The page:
[Richard: in late 2012 I ordered a mixed case from Leon Stolarski (not really ‘my merchant’ – just someone who I have bought from occasionally) called ‘A Dozen Mature Red Gems’. As I recall an attraction of the case was that all the wines were claimed to be good, if not better, on day 2. This is something red wine drinkers know instinctively but I thought it would be interesting to try some selected on that basis. Anyway the box got rather forgotten but I unearthed it recently and have been trying a few – see below. The Marfée, at £24 was, after a ’03 Trevallon, the most expensive in the case and comes from a maker that LS is very proud to import, with good reason. As Geoff says – a terrific wine with no chance of any being left to try on the second day. LS does it again.


I also opened (Geoff not present) an ’01 Cahors, Domaine du Garinet (£15) and an ’07 Domaine D’Archimbaud La Robe du Poupre (£15) Both very good with the Cahors very drinkable on day 3.

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Domaine Bachelet, Gevrey Chambertin 2004


Burgundy 2004, by all reports, appears to be a mixed vintage; hail in June in some areas, odium mildew, and a wet cold August. Vintage charts are so reductive as to be almost worthless and this wine proved the point.

The colour showed ageing on the rim, being slightly brown, but the body of the wine was still a youthful red hue. There was some viscosity but not a great deal (13% ABV). The nose was pleasantly vegetal, rich and sweet with darker fruit notes but beguilingly aromatic. Like many Pinots the nose is so very attractive and you hope the taste matches it.

The palate had a definite menthol quality, being savoury and lighter than the nose led you to expect. It was not particularly firm or even restrained – it faded in the mouth, if anything – which convinced me it came from either the Beaune or even New Zealand. But no, it was a northern Burgundy.

The wine was made from old vines and unfiltered.

Good wine in an indifferent vintage which, I suppose, is the hallmark of a fine winemaker.

[Richard: another ‘Burgundy mystery case’ purchase from the WS, in 2012. Around £30 I would guess. Lots of positive comments online, which prompted me to open it. I didn’t like it quite as much as, for example Decanter (‘…bright, fresh, spicy and vigourous…’) but thought it pretty good and better than many we have tried.]

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Roughly the same price – roughly the same quality?

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Our kitchen was (nearly) finished on Friday after 6 long weeks. Goodbye to fitters, plumbers, electricians and decorators. Clean-up beginning. Just a bit of snagging left. So I thought we’d celebrate with what I hoped would be special wines.

I picked a red and a white, different countries, vintages and grapes. Only one thing in common – a nearly identical price. Since the law of diminishing returns applies to wine as to any other good I was expecting something a bit better than usual, without being revelatory.

The white was from Jermann, called Vintage Tunina, 2012 (was £36.50, now £39). A food blog I follow is one by Andy Hayler and this is a wine he often chooses or mentions in his restaurant reviews which made me want to try it, as did the unusual name. Hard to find – my bottle came from Great Western Wine, not a usual supplier but they another wine I especially wanted to try (Trinity Hill Homage Syrah, now sold out). Geoff tells me MWW are also stockists

An unusual wine, north Italian (not German), late harvested, an equal blend of chardonnay, malvasia istriana, picolit, ribolla gialla and sauvignon blanc. I could only identify two of those grapes with confidence. The wine is a field blend, something we have blogged on before. We have also previously tasted and enjoyed a Jermann. No blog though. So, how did it taste? Pretty good, rich, honeyed, dry finish, quite spicy, Intriguing would be a good description. But – too expensive for what it was.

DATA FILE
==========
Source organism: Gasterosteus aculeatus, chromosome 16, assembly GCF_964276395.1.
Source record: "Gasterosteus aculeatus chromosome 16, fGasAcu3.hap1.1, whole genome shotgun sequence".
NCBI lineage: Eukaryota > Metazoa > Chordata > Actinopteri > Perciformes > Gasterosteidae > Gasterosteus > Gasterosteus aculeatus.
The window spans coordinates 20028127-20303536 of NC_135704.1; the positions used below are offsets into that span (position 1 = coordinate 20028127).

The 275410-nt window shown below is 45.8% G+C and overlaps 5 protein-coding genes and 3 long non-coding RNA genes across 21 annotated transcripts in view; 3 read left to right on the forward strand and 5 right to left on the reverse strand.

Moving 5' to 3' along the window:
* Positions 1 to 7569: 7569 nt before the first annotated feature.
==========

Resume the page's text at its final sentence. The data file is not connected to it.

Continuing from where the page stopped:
The red was purchased following receipt of an excited email from the WS (must try, six only per customer, legendary Shiraz, class of its own, etc, etc). Since cutting back on my WS ordering I don’t get these emails anymore. Probably a good thing. The wine in question is Rockford Basket Press Shiraz 2006 (£39, no longer available). Lots of praise for this wine on the web but I didn’t really get it. Certainly I should have decanted although the unusual bottle shape – it has a very high shoulder – lead me not to. I found it smooth, deep, spicy, lots of varietal character on the taste, less so on the nose, but not really memorable. Two bottles left so Geoff can offer a second opinion.

Overall I thought the Tunina was the better value and the quality wine as the Rockford was less interesting and significantly overpriced..

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Oregon to Pinot

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In Oregon, the Williamette River flows north/north east towards Portland and empties into the Columbia River. The river valley south west of Portland area has become famous, since the 1960s, for Pinot Noir, so much so there is an annual Celebration for the grape every July. The climate, wet, rather than cold autumns and winters, and dry summers replicate that of Burgundy and allow the fussy grape to ripen on the vine. This means the wines are full flavoured if a little more forward when compared with the French counterpart. But why compare?

The wine we tried on Sunday had been opened Friday evening but decanted just before tasting. It was Lemelson’s Thea’s Selection of 2012 (a very good year), 14%ABV and cost £19.50 from WS.

Purple/pink rimmed with a deep red core, the wine smelt fruity fresh rather than oaky with very slight menthol notes. Richard suggested it tasted of cough drops (in  an attractive way) and it finished dry after a sweet mid-palate. The finish was long.

Neither of us could pick any of Pinot’s typical characteristics but this was an excellent, if slightly unusual, wine. Some notes suggested it was more cranberry fruit. The wine-makers will no doubt be keen to develop a wine which expresses the local terroir, rather than copy another district’s style. Another good wine from cave Morris.

[Richard: yet another from our recent trip to the WS cellar in Stevenage. I think the longish time open and the decanting helped develop the wine. A good, very drinkable wine with a lot of character but if you want classic pinot – look elsewhere.]